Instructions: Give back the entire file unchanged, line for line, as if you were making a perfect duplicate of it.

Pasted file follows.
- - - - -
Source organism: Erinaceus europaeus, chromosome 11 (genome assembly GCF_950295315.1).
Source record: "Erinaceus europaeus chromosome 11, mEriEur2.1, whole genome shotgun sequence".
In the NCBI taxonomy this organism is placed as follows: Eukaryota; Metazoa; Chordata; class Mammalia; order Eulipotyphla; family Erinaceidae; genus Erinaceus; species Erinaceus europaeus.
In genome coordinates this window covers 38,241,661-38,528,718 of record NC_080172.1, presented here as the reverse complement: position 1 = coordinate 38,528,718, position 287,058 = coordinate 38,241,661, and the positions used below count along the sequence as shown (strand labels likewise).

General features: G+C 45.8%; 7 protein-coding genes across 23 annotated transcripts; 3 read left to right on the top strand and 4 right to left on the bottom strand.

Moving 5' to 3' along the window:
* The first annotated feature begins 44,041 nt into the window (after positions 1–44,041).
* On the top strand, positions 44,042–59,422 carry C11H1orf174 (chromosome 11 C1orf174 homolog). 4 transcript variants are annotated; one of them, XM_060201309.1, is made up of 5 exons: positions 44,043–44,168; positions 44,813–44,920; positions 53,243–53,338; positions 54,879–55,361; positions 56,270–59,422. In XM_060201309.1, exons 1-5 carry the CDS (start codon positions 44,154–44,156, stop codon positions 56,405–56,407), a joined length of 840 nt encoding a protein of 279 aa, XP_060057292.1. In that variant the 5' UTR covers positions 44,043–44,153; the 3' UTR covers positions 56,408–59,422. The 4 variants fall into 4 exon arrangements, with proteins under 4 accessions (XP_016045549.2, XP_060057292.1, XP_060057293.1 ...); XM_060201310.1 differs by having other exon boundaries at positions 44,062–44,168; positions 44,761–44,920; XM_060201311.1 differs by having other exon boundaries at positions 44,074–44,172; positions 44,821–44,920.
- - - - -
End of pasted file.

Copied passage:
Source organism: Erinaceus europaeus, chromosome 11 (genome assembly GCF_950295315.1).
Source record: "Erinaceus europaeus chromosome 11, mEriEur2.1, whole genome shotgun sequence".
In the NCBI taxonomy this organism is placed as follows: Eukaryota; Metazoa; Chordata; class Mammalia; order Eulipotyphla; family Erinaceidae; genus Erinaceus; species Erinaceus europaeus.
In genome coordinates this window covers 38,241,661-38,528,718 of record NC_080172.1, presented here as the reverse complement: position 1 = coordinate 38,528,718, position 287,058 = coordinate 38,241,661, and the positions used below count along the sequence as shown (strand labels likewise).

General features: G+C 45.8%; 7 protein-coding genes across 23 annotated transcripts; 3 read left to right on the top strand and 4 right to left on the bottom strand.

Moving 5' to 3' along the window:
* The first annotated feature begins 44,041 nt into the window (after positions 1–44,041).
* On the top strand, positions 44,042–59,422 carry C11H1orf174 (chromosome 11 C1orf174 homolog). 4 transcript variants are annotated; one of them, XM_060201309.1, is made up of 5 exons: positions 44,043–44,168; positions 44,813–44,920; positions 53,243–53,338; positions 54,879–55,361; positions 56,270–59,422. In XM_060201309.1, exons 1-5 carry the CDS (start codon positions 44,154–44,156, stop codon positions 56,405–56,407), a joined length of 840 nt encoding a protein of 279 aa, XP_060057292.1. In that variant the 5' UTR covers positions 44,043–44,153; the 3' UTR covers positions 56,408–59,422. The 4 variants fall into 4 exon arrangements, with proteins under 4 accessions (XP_016045549.2, XP_060057292.1, XP_060057293.1 ...); XM_060201310.1 differs by having other exon boundaries at positions 44,062–44,168; positions 44,761–44,920; XM_060201311.1 differs by having other exon boundaries at positions 44,074–44,172; positions 44,821–44,920.